Ann Arbor Public Schools (AAPS) students may be able to transition to an in-person hybrid learning model starting in March, according to a Jan. 13 statement from Superintendent Jeanice Swift.
The statement outlines a four-stage process to transition students to a hybrid in-person learning model. In-person learning will be available only to students/families who choose it, and remote learning will still be available. Each stage will be dependent upon community COVID-19 infection rates, vaccine availability, and a potential in-school antigen testing program.
Beginning in March, Stage 1 will focus on pre-kindergarten students, young fives, and kindergarteners who have chosen the hybrid in-person learning model. It will also include students with high-level specialized learning needs and small groups of middle and high school students deemed most in need of in-person classes.
According to the statement, Stages 2 through 4 will occur in approximately one-week intervals. Stage 2 will include students in grades 1-2 who choose a hybrid learning model. Stage 3 is slated to begin one week after Stage 2, and will include students in grades 3-5. Middle and high school students who choose the hybrid model will be transitioned after spring break as part of Stage 4.
Swift says parent response to the plan has been varied. She reports having heard from parents who are overjoyed at the prospect of putting their child on the bus, while other parents are very distressed by the idea.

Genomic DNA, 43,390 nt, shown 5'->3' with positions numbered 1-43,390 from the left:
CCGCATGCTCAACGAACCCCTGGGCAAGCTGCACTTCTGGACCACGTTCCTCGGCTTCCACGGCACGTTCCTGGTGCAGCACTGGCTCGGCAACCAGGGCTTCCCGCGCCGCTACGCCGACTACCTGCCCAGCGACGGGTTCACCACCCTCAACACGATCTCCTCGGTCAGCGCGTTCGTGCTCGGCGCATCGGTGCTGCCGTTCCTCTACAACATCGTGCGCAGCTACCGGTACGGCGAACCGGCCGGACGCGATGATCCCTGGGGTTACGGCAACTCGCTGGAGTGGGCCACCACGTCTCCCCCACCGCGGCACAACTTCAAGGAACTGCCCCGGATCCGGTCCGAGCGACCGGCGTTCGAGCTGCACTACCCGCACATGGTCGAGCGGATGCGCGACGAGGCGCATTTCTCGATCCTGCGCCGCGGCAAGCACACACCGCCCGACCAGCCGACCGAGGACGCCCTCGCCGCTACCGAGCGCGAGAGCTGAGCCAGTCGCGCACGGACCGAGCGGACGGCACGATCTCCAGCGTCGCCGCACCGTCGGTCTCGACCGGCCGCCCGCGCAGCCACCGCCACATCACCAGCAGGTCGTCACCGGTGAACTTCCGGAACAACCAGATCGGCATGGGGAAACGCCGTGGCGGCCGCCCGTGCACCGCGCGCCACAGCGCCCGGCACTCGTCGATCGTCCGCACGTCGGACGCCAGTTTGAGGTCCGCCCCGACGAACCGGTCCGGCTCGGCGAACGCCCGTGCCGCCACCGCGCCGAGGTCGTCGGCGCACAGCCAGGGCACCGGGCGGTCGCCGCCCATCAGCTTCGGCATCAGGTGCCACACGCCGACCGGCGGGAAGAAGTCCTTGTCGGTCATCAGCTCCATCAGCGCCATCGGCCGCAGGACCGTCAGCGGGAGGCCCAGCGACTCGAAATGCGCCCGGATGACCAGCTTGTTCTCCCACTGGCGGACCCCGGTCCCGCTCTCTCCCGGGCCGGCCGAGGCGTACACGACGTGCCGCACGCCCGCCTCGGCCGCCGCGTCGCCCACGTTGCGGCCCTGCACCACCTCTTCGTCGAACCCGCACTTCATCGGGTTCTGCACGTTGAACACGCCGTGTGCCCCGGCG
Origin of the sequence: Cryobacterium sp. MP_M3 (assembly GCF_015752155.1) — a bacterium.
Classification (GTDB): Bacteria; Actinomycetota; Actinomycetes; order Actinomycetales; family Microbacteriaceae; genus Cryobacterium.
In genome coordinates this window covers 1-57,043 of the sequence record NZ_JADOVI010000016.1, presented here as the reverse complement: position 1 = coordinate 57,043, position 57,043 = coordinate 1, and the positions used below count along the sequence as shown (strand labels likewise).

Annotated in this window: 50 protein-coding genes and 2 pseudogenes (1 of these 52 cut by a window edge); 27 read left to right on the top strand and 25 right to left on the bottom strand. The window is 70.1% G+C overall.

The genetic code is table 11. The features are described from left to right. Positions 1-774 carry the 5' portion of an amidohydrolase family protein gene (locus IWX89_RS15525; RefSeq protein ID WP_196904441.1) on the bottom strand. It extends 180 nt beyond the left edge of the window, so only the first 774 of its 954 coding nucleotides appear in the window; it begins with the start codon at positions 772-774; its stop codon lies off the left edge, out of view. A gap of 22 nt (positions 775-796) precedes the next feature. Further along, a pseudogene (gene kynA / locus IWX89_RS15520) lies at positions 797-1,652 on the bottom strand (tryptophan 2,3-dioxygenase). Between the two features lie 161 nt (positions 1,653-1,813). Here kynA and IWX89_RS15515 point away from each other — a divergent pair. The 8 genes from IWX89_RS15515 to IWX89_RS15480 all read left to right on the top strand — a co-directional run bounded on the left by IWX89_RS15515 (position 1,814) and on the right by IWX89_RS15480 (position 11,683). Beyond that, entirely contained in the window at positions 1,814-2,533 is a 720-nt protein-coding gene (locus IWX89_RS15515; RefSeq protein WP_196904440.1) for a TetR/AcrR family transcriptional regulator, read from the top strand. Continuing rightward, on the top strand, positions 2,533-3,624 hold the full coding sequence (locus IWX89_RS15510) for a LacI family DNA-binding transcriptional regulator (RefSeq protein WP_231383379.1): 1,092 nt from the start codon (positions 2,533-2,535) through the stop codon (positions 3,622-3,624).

"Then there is everyone in between. Our parents fall across a wide continuum of needs and preferences regarding schooling during COVID-19, and we are absolutely understanding and respectful of that," Swift says.
She says one of AAPS' foremost goals right now is to meet students and their families at their point of need, whatever that might be. Swift says her intention is to "ensure that everyone has the information they need to make their own best decision."
"We recognize that there is no one-size-fits-all solution or conversation that can be had. There are at least 18,000 different situations," she says in reference to the number of students enrolled in AAPS.
More information on next steps will be shared in the next few weeks, with answers to the most commonly asked questions being shared in AAPS general communications. There will be more individualized follow-up for those who have very particular concerns.
Shedding light on what COVID-19 in-person schooling will look like will also be a priority for the AAPS.
"In our minds might be the most beautiful images of small children clustered on a carpet for a book reading. Or maybe we envision a cafeteria with children shoulder-to-shoulder having lunch," Swift says. "That is not going to be our reality for a while, and in the next few weeks we're going to help prepare folks for the adjustment."
Moving forward, specific transition dates will be recommended by Swift, approved by the Board of Education, and confirmed with staff, parents, and families at least two weeks prior to the return of students at each stage.
"Right now I want every parent and student to know that there is no crushing deadline or need to make a decision, and everyone will be able to choose for themselves," Swift says.
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Jaishree Drepaul-Bruder is a freelance writer and editor currently based in Ann Arbor. She can be reached at firstname.lastname@example.org.